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Old 06-26-2009, 07:35 PM
 
Location: Pinal County, Arizona
25,107 posts, read 34,391,056 times
Reputation: 4893

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Quote:
Originally Posted by godsavethequeens View Post
You turned her into an outcast in her own home
Horse manure!
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Old 06-26-2009, 07:36 PM
 
Location: Pinal County, Arizona
25,107 posts, read 34,391,056 times
Reputation: 4893
Quote:
Originally Posted by godsavethequeens View Post
Plenty of parents are.
Really? Well, if that is the case - perhaps you would support the government taking the children away from those terrible parents??
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Old 06-26-2009, 07:37 PM
 
Location: Nova Scotia
458 posts, read 1,137,782 times
Reputation: 444
Quote:
Originally Posted by godsavethequeens View Post
Then it's clear you did not support her decision. You turned her into an outcast in her own home because she chose to abstain from meat. Is that what you're saying? Is that how you treated your own child?
Ok so if my child comes to me and says she does not want to eat meat, the rest of us should stop eating meat to support her? What about us who still want to eat meat, should we hide in a closet to eat it.

When my daughter told me this is what she wanted, I accommodated her and the grocery list, I added vegi burgers and tofu etc, I should maybe add for your benefit she went SIX MONTHS not eating meat. It just so happened the ribs was the end of it. Even today she says she does not know what she was thinking, because she loves meat. She was 14 at the time trying to try new things. So what should I have done in your opinion?
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Old 06-26-2009, 07:42 PM
 
Location: NC
10,005 posts, read 8,726,624 times
Reputation: 3062
I believe in a balanced diet including meat in reasonable amounts. I also call horse manure on anyone who thinks vegetables are too expensive. Leafy green vegetables and beans are, pound for pound, some of the cheapest food products in a grocery store, on par with day old bread, if you think they are too expensive I am inclined to wonder what food you think is cheap. The problem is imho most people are too lazy to clean and cook them properly and thus will not go near them.
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Old 06-26-2009, 09:16 PM
 
Location: Texas
1,303 posts, read 1,807,086 times
Reputation: 710
I eat both.

For meat it's usually something like chicken or turkey, preferably grilled. I can do without the greasy fried stuff. I also try not to over do it with lots of fatty red meat and prefer to cook for myself.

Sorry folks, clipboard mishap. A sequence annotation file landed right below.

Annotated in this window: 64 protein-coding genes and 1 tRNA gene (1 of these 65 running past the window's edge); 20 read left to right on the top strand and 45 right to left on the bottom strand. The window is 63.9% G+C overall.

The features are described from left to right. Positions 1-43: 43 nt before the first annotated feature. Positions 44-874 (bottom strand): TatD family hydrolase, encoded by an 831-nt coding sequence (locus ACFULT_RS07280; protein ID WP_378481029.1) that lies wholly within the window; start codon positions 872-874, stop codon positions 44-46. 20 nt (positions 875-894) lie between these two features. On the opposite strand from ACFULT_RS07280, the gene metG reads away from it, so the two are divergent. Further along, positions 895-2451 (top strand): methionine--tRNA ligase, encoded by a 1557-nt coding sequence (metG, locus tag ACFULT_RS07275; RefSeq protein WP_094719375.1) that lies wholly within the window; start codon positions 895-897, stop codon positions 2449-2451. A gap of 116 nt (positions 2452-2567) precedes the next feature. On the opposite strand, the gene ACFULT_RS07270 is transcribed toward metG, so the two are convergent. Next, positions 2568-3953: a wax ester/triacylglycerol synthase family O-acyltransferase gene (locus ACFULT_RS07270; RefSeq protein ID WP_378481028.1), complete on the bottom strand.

I don't get what's so horrible about eating animals. Do they not kill and eat each other out in the wild? Why aren't we allowed to join in on the fun.
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Old 06-26-2009, 09:34 PM
 
1,116 posts, read 2,544,119 times
Reputation: 1468
Vegetarians are the better of the two, obviously. They drive hybrid cars, have larger frontal lobes than non-vegetarians, beat their children less and, believe it or not, their sh*t doesn't stink AT ALL!

Proud omnivore here. If someone wants to go against evolution, that's their own deal. Just don't preach it to me, because no we aren't meant to be vegetarians, yes I've done the research (anthropologically, biologically, chemically, and any other way you could possibly imagine) and it's absolutely impossible to get the right amino acid balance.

I lean toward veggies though. I'm more likely to crave a big salad with a bit of protein like grilled chicken than anything starchy or processed. I like a heavily plant based, low starch, high protein diet. It's what works best for my body.
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Old 06-26-2009, 09:43 PM
 
Location: Norton, Massachusetts
1,733 posts, read 3,595,067 times
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I am a vegetarian for a number of reasons. There is a lot of research that has shown that the human brain evolved much more quickly once our forebears began increasing the protein in their diets through meat. However, we have now gotten much further and can get our protein requirements from sources other than animals. So to me it it difficult to justify eating meat when there seems to be no nutritional reason to do so. In fact, some studies have shown that a properly planned vegan diet is the healthiest of all. I sometimes wonder why the question is generally framed in terms of why someone has chosen to be a vegetarian, as if it somehow needs a justification. I think when I started turning it around and asking myself why I ate meat I found myself not coming up with a reason that was compelling enough to justify it.

Although I think I became a vegetarian primarily for those reasons as the years have gone on I have come to feel that the most compelling reason of all are the detrimental environmental effects of people eating so much meat. It takes many more resources (land, energy, grain) to bring a pound of meat to a dinner table than a pound of beans or other non-animal products. Consider how much grain and food that a cow has to eat before it is ultimately divided up into meat for human consumption.